Feb. 28 (Bloomberg) -- China has relaxed lending curbs on local government financing vehicles to help prevent default risks as the peak period for loan repayments approaches, the China Securities Journal reported today, citing unidentified participants in a meeting held by the banking regulator.
Banks can continue providing credit to such companies to complete projects already started, buy land reserves and build roads, the paper said. Previously only social housing projects could apply for new loans, the report said. Phone calls by Bloomberg News to the China Banking Regulatory Commission press office weren’t answered.
Allowing new loans and rolling over of old debt may help local government financing vehicles cope with a liquidity crunch as they spend money building infrastructure projects that won’t generate income immediately to cover repayments. Seventy percent of the 10.7 trillion yuan ($1.7 trillion) of debt local-authority companies racked up by the end of 2010 falls due by 2015, according to the National Audit Office.
“It’s necessary to correct the mismatch between the financing tools and the underlying projects” such as allowing a temporary extension of loans, Helen Qiao, Morgan Stanley’s chief economist for Greater China, said at a briefing in Beijing yesterday. The risks won’t be “huge” as long as economic growth is kept stable in the “long run,” she said.
Banks can also continue providing credit to local government financing vehicles to complete projects that are already more than 60-percent finished, the paper reported.
Many companies set up by local governments to build infrastructure took out loans that mature within one to five years while the projects themselves may only generate returns in 15 or 20 years, according to bond prospectuses.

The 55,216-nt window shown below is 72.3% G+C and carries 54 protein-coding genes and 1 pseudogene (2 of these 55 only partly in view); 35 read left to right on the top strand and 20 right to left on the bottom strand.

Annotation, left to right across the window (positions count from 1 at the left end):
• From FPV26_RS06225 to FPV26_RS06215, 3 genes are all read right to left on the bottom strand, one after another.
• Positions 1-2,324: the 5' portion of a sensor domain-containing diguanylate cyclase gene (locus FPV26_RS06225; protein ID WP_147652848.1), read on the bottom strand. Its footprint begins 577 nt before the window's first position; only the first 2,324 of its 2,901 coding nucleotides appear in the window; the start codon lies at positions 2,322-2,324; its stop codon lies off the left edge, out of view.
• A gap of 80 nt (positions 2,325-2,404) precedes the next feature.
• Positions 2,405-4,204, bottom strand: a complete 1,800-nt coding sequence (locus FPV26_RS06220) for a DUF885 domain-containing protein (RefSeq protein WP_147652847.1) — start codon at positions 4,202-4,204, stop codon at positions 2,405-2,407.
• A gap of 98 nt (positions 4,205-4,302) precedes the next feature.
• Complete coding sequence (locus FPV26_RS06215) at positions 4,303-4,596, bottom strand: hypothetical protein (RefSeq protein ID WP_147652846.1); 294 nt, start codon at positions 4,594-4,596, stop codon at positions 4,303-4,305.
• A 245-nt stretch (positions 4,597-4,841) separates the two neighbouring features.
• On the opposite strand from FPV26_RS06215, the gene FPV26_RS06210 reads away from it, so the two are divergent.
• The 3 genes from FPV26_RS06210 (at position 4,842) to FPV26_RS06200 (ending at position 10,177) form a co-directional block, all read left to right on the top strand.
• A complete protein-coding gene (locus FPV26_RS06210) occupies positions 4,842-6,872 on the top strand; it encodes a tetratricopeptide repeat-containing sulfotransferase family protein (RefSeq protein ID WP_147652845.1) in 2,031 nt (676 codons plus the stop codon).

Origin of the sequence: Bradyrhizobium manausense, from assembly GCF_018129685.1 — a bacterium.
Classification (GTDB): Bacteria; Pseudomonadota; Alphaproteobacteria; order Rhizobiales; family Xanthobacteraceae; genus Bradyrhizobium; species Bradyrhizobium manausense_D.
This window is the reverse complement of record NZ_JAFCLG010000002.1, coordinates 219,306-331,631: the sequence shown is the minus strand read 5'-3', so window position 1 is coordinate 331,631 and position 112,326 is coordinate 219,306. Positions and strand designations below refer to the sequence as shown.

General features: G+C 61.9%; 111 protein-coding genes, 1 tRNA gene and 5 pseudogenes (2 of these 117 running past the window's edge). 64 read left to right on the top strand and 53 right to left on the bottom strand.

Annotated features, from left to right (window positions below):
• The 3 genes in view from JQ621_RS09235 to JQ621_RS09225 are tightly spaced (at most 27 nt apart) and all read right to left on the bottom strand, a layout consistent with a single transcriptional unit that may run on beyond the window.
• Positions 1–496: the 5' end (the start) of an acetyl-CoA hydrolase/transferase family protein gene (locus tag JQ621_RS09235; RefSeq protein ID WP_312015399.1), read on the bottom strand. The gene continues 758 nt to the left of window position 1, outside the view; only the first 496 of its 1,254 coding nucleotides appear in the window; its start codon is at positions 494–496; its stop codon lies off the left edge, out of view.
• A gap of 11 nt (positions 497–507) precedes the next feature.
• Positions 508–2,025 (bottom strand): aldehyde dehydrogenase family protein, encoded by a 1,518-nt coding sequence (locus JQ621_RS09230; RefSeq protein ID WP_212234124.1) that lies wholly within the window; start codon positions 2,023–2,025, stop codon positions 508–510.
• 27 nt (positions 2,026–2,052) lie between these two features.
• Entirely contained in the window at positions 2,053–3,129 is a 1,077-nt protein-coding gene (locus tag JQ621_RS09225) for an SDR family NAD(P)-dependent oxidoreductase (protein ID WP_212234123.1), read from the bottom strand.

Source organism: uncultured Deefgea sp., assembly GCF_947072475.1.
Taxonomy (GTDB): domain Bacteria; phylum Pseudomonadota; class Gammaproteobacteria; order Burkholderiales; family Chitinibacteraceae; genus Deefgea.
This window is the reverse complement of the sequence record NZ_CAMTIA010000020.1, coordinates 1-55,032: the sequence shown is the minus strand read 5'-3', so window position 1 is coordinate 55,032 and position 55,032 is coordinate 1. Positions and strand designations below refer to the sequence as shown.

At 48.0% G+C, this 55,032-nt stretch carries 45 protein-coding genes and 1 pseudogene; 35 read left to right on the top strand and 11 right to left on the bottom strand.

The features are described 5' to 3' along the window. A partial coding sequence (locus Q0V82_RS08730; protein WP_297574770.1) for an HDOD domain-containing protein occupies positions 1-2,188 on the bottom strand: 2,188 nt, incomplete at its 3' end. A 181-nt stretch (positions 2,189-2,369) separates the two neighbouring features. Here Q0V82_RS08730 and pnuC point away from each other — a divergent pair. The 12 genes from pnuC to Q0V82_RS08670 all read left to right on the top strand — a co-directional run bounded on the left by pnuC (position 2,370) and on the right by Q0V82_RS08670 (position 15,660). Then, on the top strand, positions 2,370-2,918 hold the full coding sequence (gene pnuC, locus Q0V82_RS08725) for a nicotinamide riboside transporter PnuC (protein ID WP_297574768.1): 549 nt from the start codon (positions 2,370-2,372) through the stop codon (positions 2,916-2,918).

The documents show some of China’s biggest provincial borrowers are delaying debt repayments, Bloomberg News reported in December. The Financial Times reported on Feb. 13 that regulators have told banks to roll over loans to local governments.
Some loan contracts and payment methods will have to be amended and some loans extended, the China Securities Journal reported today, citing an unidentified person close to the banking regulator.
Cash Flow Issue
UBS economist Wang Tao in Hong Kong said in a Feb. 14 note the “the most feasible solution” is to roll over the maturing bank loans until the borrower can repay the principal as the issue is “about cash flow, not solvency.”
Many “unviable” projects may have been approved during the rapid debt accumulation by local governments and bad loans may eventually account for 20 percent to 30 percent of the outstanding local-government borrowing from banks, Wang estimates. These debts may be restructured and written off gradually over the next few years, she said.
Local governments in China, prohibited from directly taking bank loans or selling bonds, set up more than 6,000 financing companies to sidestep those rules and raise funds for building stadiums, roads and bridges, the audit office said in a June report. The government’s 4 trillion yuan stimulus program introduced amid the 2008 global financial crisis spurred unprecedented levels of bank lending and increased risks that some of the assets may sour.
Premier Wen Jiabao pledged last year to clean up surging local government debt. The National Audit Office said on Jan. 4 that local authorities had cleared up about half the 531 billion yuan of debts that were found to have irregularities.
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